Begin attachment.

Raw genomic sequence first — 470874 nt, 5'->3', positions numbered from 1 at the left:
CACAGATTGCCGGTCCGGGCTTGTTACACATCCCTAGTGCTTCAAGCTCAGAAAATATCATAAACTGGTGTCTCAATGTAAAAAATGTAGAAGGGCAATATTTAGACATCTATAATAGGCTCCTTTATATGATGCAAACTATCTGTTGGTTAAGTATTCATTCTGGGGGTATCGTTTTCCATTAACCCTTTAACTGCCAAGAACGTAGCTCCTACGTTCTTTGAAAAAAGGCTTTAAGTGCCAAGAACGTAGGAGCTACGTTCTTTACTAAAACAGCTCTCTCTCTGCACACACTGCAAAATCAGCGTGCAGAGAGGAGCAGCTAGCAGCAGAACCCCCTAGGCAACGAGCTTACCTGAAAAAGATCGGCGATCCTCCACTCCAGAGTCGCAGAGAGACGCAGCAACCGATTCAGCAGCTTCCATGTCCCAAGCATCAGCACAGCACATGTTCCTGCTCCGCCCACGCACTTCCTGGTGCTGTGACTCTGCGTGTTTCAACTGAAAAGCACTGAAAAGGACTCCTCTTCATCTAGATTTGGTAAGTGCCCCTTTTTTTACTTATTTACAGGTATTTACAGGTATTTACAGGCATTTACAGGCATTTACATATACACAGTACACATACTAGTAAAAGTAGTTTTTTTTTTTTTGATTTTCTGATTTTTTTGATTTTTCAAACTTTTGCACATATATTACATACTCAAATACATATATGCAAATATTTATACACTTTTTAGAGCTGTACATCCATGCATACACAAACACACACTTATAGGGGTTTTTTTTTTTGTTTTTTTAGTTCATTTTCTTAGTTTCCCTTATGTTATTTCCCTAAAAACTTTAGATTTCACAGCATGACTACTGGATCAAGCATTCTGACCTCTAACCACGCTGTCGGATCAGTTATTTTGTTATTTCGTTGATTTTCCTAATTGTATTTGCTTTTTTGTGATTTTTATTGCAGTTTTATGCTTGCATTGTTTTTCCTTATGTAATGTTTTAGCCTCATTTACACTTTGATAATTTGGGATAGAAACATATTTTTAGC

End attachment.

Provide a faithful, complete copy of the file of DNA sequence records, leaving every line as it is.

Raw genomic sequence first — 470874 nt, 5'->3', positions numbered from 1 at the left:
CACAGATTGCCGGTCCGGGCTTGTTACACATCCCTAGTGCTTCAAGCTCAGAAAATATCATAAACTGGTGTCTCAATGTAAAAAATGTAGAAGGGCAATATTTAGACATCTATAATAGGCTCCTTTATATGATGCAAACTATCTGTTGGTTAAGTATTCATTCTGGGGGTATCGTTTTCCATTAACCCTTTAACTGCCAAGAACGTAGCTCCTACGTTCTTTGAAAAAAGGCTTTAAGTGCCAAGAACGTAGGAGCTACGTTCTTTACTAAAACAGCTCTCTCTCTGCACACACTGCAAAATCAGCGTGCAGAGAGGAGCAGCTAGCAGCAGAACCCCCTAGGCAACGAGCTTACCTGAAAAAGATCGGCGATCCTCCACTCCAGAGTCGCAGAGAGACGCAGCAACCGATTCAGCAGCTTCCATGTCCCAAGCATCAGCACAGCACATGTTCCTGCTCCGCCCACGCACTTCCTGGTGCTGTGACTCTGCGTGTTTCAACTGAAAAGCACTGAAAAGGACTCCTCTTCATCTAGATTTGGTAAGTGCCCCTTTTTTTACTTATTTACAGGTATTTACAGGTATTTACAGGCATTTACAGGCATTTACATATACACAGTACACATACTAGTAAAAGTAGTTTTTTTTTTTTTGATTTTCTGATTTTTTTGATTTTTCAAACTTTTGCACATATATTACATACTCAAATACATATATGCAAATATTTATACACTTTTTAGAGCTGTACATCCATGCATACACAAACACACACTTATAGGGGTTTTTTTTTTTGTTTTTTTAGTTCATTTTCTTAGTTTCCCTTATGTTATTTCCCTAAAAACTTTAGATTTCACAGCATGACTACTGGATCAAGCATTCTGACCTCTAACCACGCTGTCGGATCAGTTATTTTGTTATTTCGTTGATTTTCCTAATTGTATTTGCTTTTTTGTGATTTTTATTGCAGTTTTATGCTTGCATTGTTTTTCCTTATGTAATGTTTTAGCCTCATTTACACTTTGATAATTTGGGATAGAAACATATTTTTAGC